Tim Miller, a Los Angeles-based performance artist, author and LGBT/political activist, isn't afraid of spending some quality time in the South. At least, that's what we gather since he's visiting Winthrop University this week.
Miller is slated to host a series of workshops and performances, including a lecture titled "The NEA4: The National Endowment for the Arts, the Supreme Court, and My Story of Censorship," and a solo performance of his critically acclaimed Glory Box on Jan. 10. This will be followed Body Maps, an interactive performance between Miller and university students on Jan. 12.
Known for creating an assortment of artistic and somewhat controversial works since the '80s, Miller has performed around the world and received numerous grants from the National Endowment for the Arts. But in 1990, his Solo Performer Fellowship was overturned by the NEA's former Bush administration-appointed chairman, John Frohnmayer. This led to Miller - whose work dealt heavily with gay themes - and a group of three others who were denied, to unite as the "NEA 4" and sue for what they felt was a breach of their First Amendment rights.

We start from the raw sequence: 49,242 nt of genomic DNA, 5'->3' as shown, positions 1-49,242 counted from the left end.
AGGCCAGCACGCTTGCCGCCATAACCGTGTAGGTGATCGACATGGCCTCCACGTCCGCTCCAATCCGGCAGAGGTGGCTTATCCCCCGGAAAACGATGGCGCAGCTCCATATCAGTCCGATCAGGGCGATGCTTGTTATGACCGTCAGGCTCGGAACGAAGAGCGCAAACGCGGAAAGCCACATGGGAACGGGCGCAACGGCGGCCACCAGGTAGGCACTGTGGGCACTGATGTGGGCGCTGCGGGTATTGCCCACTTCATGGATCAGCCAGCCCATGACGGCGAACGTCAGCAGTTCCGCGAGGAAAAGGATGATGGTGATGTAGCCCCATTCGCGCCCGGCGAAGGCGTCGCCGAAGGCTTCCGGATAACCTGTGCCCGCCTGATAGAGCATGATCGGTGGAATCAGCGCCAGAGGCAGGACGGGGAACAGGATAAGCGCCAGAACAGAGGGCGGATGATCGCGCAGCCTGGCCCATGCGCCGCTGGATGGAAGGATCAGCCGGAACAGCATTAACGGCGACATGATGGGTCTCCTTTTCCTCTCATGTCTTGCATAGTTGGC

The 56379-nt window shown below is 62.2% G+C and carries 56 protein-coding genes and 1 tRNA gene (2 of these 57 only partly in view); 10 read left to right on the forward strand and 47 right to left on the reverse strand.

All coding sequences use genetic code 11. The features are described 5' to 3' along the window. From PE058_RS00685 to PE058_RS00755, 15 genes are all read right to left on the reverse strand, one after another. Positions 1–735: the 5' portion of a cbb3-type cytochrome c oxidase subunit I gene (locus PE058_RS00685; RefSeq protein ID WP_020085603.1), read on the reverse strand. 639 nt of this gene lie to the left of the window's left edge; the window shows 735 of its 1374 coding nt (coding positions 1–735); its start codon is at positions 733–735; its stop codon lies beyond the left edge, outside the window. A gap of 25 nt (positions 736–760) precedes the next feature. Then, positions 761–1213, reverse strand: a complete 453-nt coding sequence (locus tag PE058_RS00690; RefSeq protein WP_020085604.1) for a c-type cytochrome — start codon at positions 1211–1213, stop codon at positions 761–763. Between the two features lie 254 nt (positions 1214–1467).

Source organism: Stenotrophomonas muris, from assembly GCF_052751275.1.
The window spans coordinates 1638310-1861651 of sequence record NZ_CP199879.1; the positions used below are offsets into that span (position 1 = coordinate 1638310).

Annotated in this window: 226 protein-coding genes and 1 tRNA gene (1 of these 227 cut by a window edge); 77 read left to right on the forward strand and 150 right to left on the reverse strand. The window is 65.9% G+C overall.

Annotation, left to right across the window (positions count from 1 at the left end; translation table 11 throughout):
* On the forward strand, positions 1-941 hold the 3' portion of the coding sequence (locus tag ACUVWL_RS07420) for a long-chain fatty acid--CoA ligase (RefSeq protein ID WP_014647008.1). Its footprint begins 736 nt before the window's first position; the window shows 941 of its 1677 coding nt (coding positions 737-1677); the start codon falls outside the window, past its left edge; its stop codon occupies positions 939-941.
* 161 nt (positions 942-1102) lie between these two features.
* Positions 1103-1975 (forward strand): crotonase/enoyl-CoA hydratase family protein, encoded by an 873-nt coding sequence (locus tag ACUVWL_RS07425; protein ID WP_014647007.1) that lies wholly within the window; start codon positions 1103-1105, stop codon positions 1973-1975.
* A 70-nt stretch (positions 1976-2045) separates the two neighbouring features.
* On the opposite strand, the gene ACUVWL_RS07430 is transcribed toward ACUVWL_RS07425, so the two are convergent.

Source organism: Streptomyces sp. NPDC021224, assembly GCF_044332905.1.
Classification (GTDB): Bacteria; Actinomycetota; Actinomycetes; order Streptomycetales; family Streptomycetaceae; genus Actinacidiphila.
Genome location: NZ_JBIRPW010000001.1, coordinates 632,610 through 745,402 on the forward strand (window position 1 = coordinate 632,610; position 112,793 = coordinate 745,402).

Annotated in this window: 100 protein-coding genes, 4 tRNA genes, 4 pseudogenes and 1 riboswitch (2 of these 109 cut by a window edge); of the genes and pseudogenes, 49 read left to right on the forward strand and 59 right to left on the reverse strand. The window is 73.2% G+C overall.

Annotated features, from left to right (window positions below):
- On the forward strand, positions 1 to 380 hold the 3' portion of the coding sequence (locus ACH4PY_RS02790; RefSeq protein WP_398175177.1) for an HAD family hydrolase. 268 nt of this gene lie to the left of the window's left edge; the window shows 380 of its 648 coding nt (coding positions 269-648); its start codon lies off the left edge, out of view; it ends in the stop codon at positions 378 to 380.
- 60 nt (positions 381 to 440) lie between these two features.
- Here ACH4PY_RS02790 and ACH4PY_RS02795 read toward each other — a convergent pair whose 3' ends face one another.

Since then, Miller addresses the injustices faced by the LGBT community in America through his work, frequently touching on same-sex marriage, Amendment One, and immigration rights, among other topics. In Glory Box, Miller rants about his life experiences, from challenges he faced growing up gay to the complicated task of keeping his Australian partner in the U.S. without having the option to marry.
Free admission. Lecture on Jan. 10, 11 a.m.; Glory Box on Jan. 10, 8 p.m.; Body Maps on Jan. 12, 8 p.m. Winthrop University (Johnson Theatre), 112 McLaurin Hall. 803-323-3000. www.winthrop.edu/arts/.
Delette Nycum was my great-grandmother.
Goddamn this town is a drag.
His voice just creeps me out. That is all.